Between that, those wonderful memories of her showing me how to put Mazu together, and the tireless work she did to keep Mike and me rolling in toys to begin with (obviously having dealt with proper food, housing, and healthcare first), my mom enriched my life in ways I can’t begin to thank her for.
Nevertheless: Thanks, Mom.
Baby Maedez wishes you a Happy Easter!
- Title: Nancy Drew’s Guide to Life
- Author: Jennifer Worick
- Year Published: 2001 (A Running Press Miniature Edition)
- Year Purchased: December 2012
- Source: Fred Flare
- About: Nancy Drew’s best quotes, sorted into eight self-help type categories: Survival Strategies; Dating: A Primer; Sleuthing 101; The Delicate Art of Etiquette; Wilderness Tips; On Being a Lady; Powers of Observation; Accoutrements. Whatever your feelings about the Nancy Drew series are, you’ll think these out-of-context quotes are hilarious. If you don’t, well, that’s a bigger mystery than anything the girl detective ever solved.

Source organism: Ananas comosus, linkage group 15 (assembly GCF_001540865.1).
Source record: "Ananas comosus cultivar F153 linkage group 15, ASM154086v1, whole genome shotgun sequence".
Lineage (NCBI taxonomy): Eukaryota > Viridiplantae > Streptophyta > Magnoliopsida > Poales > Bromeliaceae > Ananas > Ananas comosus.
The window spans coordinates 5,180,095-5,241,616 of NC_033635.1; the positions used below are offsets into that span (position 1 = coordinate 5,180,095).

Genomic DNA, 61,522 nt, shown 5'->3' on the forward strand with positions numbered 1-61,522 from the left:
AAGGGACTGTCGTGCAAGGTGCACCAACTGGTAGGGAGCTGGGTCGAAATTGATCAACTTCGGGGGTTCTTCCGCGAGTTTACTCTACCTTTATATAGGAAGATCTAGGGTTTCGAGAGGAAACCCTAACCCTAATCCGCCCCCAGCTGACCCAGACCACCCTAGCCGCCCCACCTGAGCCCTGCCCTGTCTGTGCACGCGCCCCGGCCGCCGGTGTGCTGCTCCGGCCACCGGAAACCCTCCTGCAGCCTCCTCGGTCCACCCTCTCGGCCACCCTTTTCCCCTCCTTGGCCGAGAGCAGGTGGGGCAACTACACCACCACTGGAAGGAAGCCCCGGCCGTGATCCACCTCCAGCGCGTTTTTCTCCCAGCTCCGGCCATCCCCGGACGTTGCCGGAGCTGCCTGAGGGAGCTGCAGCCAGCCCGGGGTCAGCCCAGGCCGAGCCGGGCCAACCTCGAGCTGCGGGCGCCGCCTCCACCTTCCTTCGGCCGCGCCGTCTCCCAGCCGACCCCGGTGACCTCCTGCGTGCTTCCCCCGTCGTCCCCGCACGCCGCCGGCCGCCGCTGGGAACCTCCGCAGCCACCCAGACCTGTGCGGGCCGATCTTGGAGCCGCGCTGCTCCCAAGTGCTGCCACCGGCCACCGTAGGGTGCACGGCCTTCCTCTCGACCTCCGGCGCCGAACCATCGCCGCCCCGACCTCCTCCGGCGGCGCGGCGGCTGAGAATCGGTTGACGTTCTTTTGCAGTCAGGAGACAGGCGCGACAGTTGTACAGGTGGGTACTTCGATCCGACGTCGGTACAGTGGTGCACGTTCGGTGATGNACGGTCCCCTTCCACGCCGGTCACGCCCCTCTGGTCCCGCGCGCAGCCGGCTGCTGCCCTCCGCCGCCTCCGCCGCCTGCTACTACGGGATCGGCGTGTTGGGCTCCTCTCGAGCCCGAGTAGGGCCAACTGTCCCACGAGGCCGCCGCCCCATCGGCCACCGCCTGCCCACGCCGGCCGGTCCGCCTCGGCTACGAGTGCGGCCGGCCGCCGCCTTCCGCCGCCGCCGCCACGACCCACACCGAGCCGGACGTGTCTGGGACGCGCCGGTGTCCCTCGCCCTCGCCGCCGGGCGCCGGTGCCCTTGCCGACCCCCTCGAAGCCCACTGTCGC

- Motivation: Tiny books practically scream, “I’m a stocking stuffer.” I bought two copies of this book for just that reason, plus a third to keep.
- Times Read: 1
- Random Excerpt/Pages 103 and 94: “Never lose your girlish glee when your dad buys you a ticket to Hong Kong.”/”If a bleeding, screaming man runs from shore and starts swimming frantically toward your boat, you should probably help him out. He might be escaping from cruel employers.”
- Happiness Scale: 10
I’d like to think that I’m a relaxed, purposeful, and serene-looking reader, a leisurely woman out of a nineteenth-century painting. Cushioned in velvet and satin, a pile of books, a pot of tea, and a vase of flowers artfully arranged on an elegantly draped table near-to-hand. Like this, more or less:
My delusions are so humble, aren’t they? The reality is a bit different. Okay, considerably different. For starters, it involves backaches and too much dog hair. I live in a sea of language, a blizzard of words. If I’m not writing, I’m reading. The former is done at the desk in my studio with neatness, solitude, and organization. The latter is a haphazard affair. I hunker down with a book or three in, on, or beside whatever can pass for a seat: my swinging sixties swivel chair; the bathtub; my too-lumpy bed; on the dining room floor; or, somewhat claustrophobically, on the couch crushed beneath a pile of scratchy dog paws and icy snouts. My solution? A dedicated reading space, of course!